Consequently, the shipowners were exposed to substantial liabilities under Minnesota law. The shipowners were held not to have a right of indemnity, as they could not establish an unbroken chain of causation between compliance with the order and the loss suffered.
Otherwise, the test is whether, on the true construction of the charter party, the risk is one that the owners have agreed to bear. In The Island Archon itself, the so-called ‘Iraqi system’ of bogus claims for cargo shortage and damage was not generally known when the charter was entered into, so that it could not be inferred that the owners had agreed to bear the loss. It would have been different if the ‘system’ had been notorious at that time. Consequently, the shipowners do not have a right of indemnity to recover their losses arising from the risks that they have assumed at the time of entry into the charter party (see The Greek Fighter). On the issue of assumption of risk, see also the Supreme Court decision in The Kos. There, it was held that the shipowner was entitled to indemnity in relation to its losses arising from the discharge of the cargo that was aboard the vessel when it lawfully withdrew the vessel for non-payment of hire by the time charterer. In support of this, the court further held that the shipowner had not expressly or impliedly agreed to bear such losses.
Recently, Phillips J in The Coral Seas said, at para.15:
“…as a general rule a shipowner has an implied right of indemnity against a time charterer in respect of the consequences of complying with the charterer’s orders as to the employment of the
ship, even if the orders were ones the charterer was contractually entitled to give. However, such indemnity does not extend to the usual perils of the voyage in respect of which the owner must be taken to have accepted the risk.”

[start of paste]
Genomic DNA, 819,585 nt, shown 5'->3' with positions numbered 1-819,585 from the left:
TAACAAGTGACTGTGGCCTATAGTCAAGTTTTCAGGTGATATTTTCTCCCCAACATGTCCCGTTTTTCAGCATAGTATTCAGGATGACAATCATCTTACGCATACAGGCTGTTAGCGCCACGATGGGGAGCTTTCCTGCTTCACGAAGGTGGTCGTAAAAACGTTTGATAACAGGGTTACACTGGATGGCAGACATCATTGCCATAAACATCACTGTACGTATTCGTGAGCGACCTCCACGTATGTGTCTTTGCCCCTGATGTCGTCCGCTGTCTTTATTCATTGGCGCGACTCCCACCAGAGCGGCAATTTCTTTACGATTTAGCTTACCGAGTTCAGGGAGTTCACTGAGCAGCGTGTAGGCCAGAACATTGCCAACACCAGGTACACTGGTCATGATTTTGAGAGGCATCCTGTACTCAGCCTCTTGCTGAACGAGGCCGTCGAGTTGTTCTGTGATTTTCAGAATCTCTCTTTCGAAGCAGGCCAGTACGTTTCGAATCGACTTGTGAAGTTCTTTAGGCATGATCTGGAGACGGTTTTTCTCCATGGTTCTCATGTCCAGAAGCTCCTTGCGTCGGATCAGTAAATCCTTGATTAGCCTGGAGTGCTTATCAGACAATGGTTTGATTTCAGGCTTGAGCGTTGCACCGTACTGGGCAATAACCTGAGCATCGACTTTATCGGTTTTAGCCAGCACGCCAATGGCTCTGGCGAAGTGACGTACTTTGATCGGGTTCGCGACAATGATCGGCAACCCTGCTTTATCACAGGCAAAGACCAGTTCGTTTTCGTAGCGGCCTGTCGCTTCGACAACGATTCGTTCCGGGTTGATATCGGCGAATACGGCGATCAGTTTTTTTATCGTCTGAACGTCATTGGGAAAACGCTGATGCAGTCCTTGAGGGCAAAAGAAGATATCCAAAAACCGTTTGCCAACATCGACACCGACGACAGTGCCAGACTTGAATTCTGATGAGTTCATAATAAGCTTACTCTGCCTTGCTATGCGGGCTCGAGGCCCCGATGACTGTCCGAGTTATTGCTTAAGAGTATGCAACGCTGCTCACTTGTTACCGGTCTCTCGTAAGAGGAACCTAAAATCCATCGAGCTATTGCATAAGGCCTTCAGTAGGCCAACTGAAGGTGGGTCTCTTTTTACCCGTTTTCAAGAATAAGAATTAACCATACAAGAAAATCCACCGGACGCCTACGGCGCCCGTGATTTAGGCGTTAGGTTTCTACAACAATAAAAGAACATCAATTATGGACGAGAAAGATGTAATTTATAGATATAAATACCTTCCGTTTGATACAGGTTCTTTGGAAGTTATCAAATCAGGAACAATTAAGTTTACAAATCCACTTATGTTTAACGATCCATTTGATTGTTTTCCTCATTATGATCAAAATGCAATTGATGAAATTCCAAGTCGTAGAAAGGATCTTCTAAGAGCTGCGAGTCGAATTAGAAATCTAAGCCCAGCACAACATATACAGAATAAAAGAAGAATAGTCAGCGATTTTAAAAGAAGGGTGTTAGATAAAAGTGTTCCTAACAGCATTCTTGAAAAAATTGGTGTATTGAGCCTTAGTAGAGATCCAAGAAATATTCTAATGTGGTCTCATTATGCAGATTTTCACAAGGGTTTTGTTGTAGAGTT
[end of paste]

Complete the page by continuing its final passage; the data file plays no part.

As was pointed out in The Doric Pride, the scope for implied indemnity may be less in a single-trip time charter than in a traditional time charter for a longer period, since the trading range will be narrower.
There, by agreeing to a trip charter from the US Gulf to South Korea the owners accepted the risk of being detained for inspection by the US authorities as ‘an ordinary incident of trading’ at that range of ports.
- Master’s duty of compliance
‘Master to sign bills of lading as presented’
It is for the charterer to draw up bills of lading as part of their commercial use of the ship. NYPE 2015, clause 31(a) provides that the master shall sign bills of lading or waybills for cargo as presented in conformity with mate’s or tally clerk’s receipts. Clause 31(b) states that bills of lading or waybills shall be without prejudice to the charter party and that the charterers shall indemnify the owners against the consequences of any inconsistency between the bills and the charter party.
The indemnity would be implied in any event (Krüger v Moel Tryvan). The master may refuse to sign bills that are not in conformity with the charter party, or which contain unusual terms, but their failure to reject a non-conforming bill does not deprive the owners of the indemnity (ibid). In practice, bills of lading are often signed by others as agent for the master. Even the charterers may sign in this way, as NYPE 2015, clause 31(a) recognises.
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This article is written by our Principal Associate, Chakaravarthi